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How Melody Yang Utilized Machine Learning and Mobile Engineering to Build Five Apps

Developing more than five successful apps is a feat for anyone. But when each app is built at the intersection of machine learning and mobile engineering, it’s particularly impressive. Meet Melody Yang: the genius and founder behind the Japanese language learning app Nukon, the Instagram posting time app PopTag, the mentorship app Relate, the image classifier app Recognize, recipe sharing app Share Recipe, and the weather-based outfit recommendation app WePick.

These apps all have two main features in common: they exhibit machine learning, and were developed using mobile engineering. In a world that’s increasingly leaning into artificial intelligence, machine learning – a subset of artificial intelligence – is becoming a must-learn skill. Machine learning refers to computer algorithms that improve and learn on their own based on the input they receive. This is revolutionizing tech products, by helping tech get to know users and their habits better. 

Accordingly, machine learning is being incorporated into many daily technologies. How your social media feed is populated is dependent upon machine learning. When your maps app in your phone suggestions directions to a spot that you frequent, that is machine learning. And, consumers are becoming more and more reliant on this type of technological help. Many tech companies are now pushing the limits: how much can tech help us in our day-to-day lives? How can we incorporate machine learning in apps, so that an algorithm that understands us is readily accessible?

This is where upcoming college graduates or hopeful job seekers should take notes. As the demand for artificial intelligence intensifies, the need for highly qualified mobile engineers or those who are proficient in machine learning will increase, too.

The Rarity of an Overlap Between Machine Learning and Mobile Engineering

Neither machine learning nor mobile engineering are easily learned or grasped. Both require extensive studying and experience within their fields, which is what makes Yang’s overlapping knowledge and understanding of both so rare. 

“Since there’s only a little overlapping (ie. coding) between skillsets for mobile development and machine learning, people tend to choose one route and stick with it. If one is heavily interested in consumer-facing products, they may find doing research tedious and vice versa,” Yang explained. “Instead of learning too many things and being a master of none, being really good at one makes candidates more hirable. However, by mastering both, one becomes invaluable because they can turn research into real-world applications that solve hard problems. It takes time, efforts, and motivation to become such an individual.”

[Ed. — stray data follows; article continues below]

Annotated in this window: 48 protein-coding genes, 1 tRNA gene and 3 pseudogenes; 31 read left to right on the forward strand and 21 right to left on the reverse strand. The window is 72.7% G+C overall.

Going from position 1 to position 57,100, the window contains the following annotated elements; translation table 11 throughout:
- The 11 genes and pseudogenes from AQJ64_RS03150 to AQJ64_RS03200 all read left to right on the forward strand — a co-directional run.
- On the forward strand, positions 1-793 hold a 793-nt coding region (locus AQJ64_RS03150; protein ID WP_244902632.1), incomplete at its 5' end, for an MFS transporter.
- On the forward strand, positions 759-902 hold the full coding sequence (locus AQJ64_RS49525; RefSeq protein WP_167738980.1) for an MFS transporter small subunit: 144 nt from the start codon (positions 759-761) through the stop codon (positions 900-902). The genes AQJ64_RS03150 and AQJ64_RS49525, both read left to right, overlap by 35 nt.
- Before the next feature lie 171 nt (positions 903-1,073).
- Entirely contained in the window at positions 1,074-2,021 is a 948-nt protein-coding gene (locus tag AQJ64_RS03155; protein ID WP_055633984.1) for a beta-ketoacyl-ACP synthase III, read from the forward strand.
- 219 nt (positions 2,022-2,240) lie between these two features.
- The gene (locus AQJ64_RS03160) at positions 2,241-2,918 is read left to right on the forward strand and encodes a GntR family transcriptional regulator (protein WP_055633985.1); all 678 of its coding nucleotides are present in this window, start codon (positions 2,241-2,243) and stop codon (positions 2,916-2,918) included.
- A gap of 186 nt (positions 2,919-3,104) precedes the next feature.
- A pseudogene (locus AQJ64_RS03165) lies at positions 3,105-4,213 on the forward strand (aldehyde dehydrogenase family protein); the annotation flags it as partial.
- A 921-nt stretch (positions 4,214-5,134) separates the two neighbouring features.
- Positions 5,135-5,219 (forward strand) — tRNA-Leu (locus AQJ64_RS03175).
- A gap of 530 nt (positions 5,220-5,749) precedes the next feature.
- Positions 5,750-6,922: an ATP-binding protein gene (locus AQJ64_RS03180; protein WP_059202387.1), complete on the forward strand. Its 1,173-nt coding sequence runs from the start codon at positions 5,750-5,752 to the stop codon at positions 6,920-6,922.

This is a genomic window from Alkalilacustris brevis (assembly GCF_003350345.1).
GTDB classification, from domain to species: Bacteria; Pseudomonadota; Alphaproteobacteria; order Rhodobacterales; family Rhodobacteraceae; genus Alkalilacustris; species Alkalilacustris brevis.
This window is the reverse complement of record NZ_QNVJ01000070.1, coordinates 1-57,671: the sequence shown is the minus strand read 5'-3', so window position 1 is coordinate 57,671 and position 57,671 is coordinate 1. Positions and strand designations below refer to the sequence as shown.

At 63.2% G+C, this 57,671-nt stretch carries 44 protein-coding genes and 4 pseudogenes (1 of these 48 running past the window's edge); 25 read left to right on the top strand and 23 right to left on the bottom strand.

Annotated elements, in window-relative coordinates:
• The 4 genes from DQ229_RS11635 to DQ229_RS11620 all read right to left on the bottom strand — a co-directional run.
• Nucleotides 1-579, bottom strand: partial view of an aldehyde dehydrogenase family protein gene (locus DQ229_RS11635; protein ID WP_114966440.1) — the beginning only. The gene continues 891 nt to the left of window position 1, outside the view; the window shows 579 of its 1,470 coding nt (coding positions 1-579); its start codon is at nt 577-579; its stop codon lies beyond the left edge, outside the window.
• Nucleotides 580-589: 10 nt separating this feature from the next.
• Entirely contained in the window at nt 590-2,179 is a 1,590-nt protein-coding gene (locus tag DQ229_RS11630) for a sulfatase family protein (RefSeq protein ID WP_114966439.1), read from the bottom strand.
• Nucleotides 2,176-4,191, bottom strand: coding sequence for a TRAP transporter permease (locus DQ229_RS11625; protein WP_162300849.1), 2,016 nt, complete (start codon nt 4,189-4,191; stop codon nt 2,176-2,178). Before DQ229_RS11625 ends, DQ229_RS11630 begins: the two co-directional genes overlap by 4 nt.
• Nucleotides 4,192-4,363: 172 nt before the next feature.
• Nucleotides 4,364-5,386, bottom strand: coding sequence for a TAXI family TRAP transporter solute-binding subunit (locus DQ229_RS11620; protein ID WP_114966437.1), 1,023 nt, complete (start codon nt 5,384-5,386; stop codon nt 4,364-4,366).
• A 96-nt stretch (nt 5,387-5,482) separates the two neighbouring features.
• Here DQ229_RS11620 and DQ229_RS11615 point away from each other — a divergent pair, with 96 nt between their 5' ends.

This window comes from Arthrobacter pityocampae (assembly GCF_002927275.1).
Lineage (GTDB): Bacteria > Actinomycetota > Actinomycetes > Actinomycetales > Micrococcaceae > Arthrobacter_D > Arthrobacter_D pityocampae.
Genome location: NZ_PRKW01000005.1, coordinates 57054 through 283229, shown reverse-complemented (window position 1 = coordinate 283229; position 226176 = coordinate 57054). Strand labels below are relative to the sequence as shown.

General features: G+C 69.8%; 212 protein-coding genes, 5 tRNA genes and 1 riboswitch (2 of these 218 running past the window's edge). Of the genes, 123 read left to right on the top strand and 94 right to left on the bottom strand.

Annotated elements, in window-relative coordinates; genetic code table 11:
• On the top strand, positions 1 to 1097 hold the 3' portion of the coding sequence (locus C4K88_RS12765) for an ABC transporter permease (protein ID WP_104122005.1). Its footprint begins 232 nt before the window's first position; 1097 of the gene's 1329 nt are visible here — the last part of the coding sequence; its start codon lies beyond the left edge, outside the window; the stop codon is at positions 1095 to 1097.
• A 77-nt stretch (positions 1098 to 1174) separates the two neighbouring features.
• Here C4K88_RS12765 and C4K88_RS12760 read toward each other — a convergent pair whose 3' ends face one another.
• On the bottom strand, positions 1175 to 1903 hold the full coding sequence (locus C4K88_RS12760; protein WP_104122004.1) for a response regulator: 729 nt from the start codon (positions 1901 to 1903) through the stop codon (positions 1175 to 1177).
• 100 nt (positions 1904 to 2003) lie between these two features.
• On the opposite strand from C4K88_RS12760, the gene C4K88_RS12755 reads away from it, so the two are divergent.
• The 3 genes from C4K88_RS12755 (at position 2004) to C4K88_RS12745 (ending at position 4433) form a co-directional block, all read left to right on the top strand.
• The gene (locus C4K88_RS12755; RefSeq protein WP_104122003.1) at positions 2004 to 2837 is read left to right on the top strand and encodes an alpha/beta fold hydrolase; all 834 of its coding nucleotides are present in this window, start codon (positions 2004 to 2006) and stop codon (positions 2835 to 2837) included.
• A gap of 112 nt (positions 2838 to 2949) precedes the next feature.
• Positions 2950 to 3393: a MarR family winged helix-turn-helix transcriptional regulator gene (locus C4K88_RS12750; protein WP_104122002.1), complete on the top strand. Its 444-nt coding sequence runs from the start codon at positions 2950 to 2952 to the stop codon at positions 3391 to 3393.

As job seekers are looking to increase their hire-ability, many wonder if they should look beyond developing just one core skillset to make themselves more versatile. Yang says this isn’t readily necessary. “When I look at positions in the job market, each of them is designed for candidates who are masters at one specific skill set. It’s rare to come across a job posting that asks for skills in two distinct domains.”

So, why have both? It works for Yang as a founder, who can build mobile apps that incorporate machine learning, keeping everything in house.. “By mastering both, one becomes invaluable because they can turn research into real-world applications that solve hard problems,” she commented.

Enter: the Cloud for constant machine learning updates

Tech relies on updates – even machine learning tech, that can technically “update” itself. Yet, Yang made the bold choice to build her machine learning algorithms ‘locally’ as opposed to in the ‘cloud’. The ‘cloud’ refers to the ability to access or update software at any time, in the same way we can upload photos to the cloud or download files from the cloud via our phones or laptops. Without being stored on the hard-drive, it can still be accessible, and is always connected. On the other hand, when the code is ‘local,’ that means it isn’t able to be updated from the cloud, because it’s now native to the code that exists on the device (or, in this case, the app’s code that is downloadable from the App store).

Yang chose this avenue carefully, knowing its risks because she also recognized the risk of how cloud-based machine learning can go wrong. “While cloud-based comes with the flexibility to update machine learning models anytime, the need for network access is its downside. Having machine learning implementations locally, namely, on-device machine learning, has better performance as it’s not relying on network requests,” she commented.

“Taking my app Nukon that helps people learn Japanese language with machine learning as an example, most users build their habits of frequenting the app. It’s frustrating when the app can’t give you feedback on your learning simply because your network is out and the machine learning feature can’t function properly. Hence the users’ learning experience gets disrupted. It becomes hard for users to maintain their habits of learning. My priority has been providing the best user experience possible,” Yang explained.

With a focus on user experience and machine learning, Yang is applying her hard-earned skill sets to many industries and solving many types of problems. After all, if you have experience in both machine learning and mobile engineering, there isn’t much you can’t build. 

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